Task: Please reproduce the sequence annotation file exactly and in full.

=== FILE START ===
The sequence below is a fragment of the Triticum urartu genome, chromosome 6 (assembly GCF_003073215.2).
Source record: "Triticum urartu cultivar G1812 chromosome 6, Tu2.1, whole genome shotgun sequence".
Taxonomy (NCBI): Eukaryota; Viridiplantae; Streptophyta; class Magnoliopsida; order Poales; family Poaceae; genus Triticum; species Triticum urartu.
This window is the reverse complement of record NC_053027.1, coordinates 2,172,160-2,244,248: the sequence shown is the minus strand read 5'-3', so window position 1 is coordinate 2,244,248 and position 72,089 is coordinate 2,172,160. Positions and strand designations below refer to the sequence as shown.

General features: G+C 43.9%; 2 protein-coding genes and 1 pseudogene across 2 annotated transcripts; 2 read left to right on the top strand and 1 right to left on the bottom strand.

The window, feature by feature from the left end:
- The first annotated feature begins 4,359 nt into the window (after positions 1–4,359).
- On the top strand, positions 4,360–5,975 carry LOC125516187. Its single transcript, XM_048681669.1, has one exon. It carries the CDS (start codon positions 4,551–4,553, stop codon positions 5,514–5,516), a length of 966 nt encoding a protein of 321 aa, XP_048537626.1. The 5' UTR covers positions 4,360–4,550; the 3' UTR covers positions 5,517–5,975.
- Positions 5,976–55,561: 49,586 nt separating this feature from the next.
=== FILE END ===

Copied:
The sequence below is a fragment of the Triticum urartu genome, chromosome 6 (assembly GCF_003073215.2).
Source record: "Triticum urartu cultivar G1812 chromosome 6, Tu2.1, whole genome shotgun sequence".
Taxonomy (NCBI): Eukaryota; Viridiplantae; Streptophyta; class Magnoliopsida; order Poales; family Poaceae; genus Triticum; species Triticum urartu.
This window is the reverse complement of record NC_053027.1, coordinates 2,172,160-2,244,248: the sequence shown is the minus strand read 5'-3', so window position 1 is coordinate 2,244,248 and position 72,089 is coordinate 2,172,160. Positions and strand designations below refer to the sequence as shown.

General features: G+C 43.9%; 2 protein-coding genes and 1 pseudogene across 2 annotated transcripts; 2 read left to right on the top strand and 1 right to left on the bottom strand.

The window, feature by feature from the left end:
- The first annotated feature begins 4,359 nt into the window (after positions 1–4,359).
- On the top strand, positions 4,360–5,975 carry LOC125516187. Its single transcript, XM_048681669.1, has one exon. It carries the CDS (start codon positions 4,551–4,553, stop codon positions 5,514–5,516), a length of 966 nt encoding a protein of 321 aa, XP_048537626.1. The 5' UTR covers positions 4,360–4,550; the 3' UTR covers positions 5,517–5,975.
- Positions 5,976–55,561: 49,586 nt separating this feature from the next.